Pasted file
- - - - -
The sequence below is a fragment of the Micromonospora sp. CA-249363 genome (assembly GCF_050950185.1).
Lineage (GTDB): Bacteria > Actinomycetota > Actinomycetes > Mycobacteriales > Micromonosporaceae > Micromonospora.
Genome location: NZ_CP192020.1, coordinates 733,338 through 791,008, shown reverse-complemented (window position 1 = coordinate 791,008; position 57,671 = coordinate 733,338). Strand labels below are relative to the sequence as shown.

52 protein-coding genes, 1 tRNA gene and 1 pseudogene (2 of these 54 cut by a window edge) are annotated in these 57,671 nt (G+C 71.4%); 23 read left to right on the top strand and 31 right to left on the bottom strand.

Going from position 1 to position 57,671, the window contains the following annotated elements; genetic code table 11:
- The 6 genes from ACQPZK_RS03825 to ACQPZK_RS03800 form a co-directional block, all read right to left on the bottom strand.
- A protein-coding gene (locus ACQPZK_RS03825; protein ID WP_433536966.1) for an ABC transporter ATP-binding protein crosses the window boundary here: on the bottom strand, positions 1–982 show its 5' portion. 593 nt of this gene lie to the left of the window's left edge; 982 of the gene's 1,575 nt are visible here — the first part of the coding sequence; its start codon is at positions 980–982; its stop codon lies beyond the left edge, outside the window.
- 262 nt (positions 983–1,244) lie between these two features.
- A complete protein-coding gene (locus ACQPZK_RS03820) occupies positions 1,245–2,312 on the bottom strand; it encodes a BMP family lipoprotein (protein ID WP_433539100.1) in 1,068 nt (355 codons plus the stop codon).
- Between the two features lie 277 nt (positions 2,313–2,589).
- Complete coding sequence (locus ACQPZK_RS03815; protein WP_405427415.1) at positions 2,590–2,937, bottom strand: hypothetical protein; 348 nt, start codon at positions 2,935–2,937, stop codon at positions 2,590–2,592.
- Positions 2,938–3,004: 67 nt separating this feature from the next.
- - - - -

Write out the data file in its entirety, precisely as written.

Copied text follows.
The sequence below is a fragment of the Micromonospora sp. CA-249363 genome (assembly GCF_050950185.1).
Lineage (GTDB): Bacteria > Actinomycetota > Actinomycetes > Mycobacteriales > Micromonosporaceae > Micromonospora.
Genome location: NZ_CP192020.1, coordinates 733,338 through 791,008, shown reverse-complemented (window position 1 = coordinate 791,008; position 57,671 = coordinate 733,338). Strand labels below are relative to the sequence as shown.

52 protein-coding genes, 1 tRNA gene and 1 pseudogene (2 of these 54 cut by a window edge) are annotated in these 57,671 nt (G+C 71.4%); 23 read left to right on the top strand and 31 right to left on the bottom strand.

Going from position 1 to position 57,671, the window contains the following annotated elements; genetic code table 11:
- The 6 genes from ACQPZK_RS03825 to ACQPZK_RS03800 form a co-directional block, all read right to left on the bottom strand.
- A protein-coding gene (locus ACQPZK_RS03825; protein ID WP_433536966.1) for an ABC transporter ATP-binding protein crosses the window boundary here: on the bottom strand, positions 1–982 show its 5' portion. 593 nt of this gene lie to the left of the window's left edge; 982 of the gene's 1,575 nt are visible here — the first part of the coding sequence; its start codon is at positions 980–982; its stop codon lies beyond the left edge, outside the window.
- 262 nt (positions 983–1,244) lie between these two features.
- A complete protein-coding gene (locus ACQPZK_RS03820) occupies positions 1,245–2,312 on the bottom strand; it encodes a BMP family lipoprotein (protein ID WP_433539100.1) in 1,068 nt (355 codons plus the stop codon).
- Between the two features lie 277 nt (positions 2,313–2,589).
- Complete coding sequence (locus ACQPZK_RS03815; protein WP_405427415.1) at positions 2,590–2,937, bottom strand: hypothetical protein; 348 nt, start codon at positions 2,935–2,937, stop codon at positions 2,590–2,592.
- Positions 2,938–3,004: 67 nt separating this feature from the next.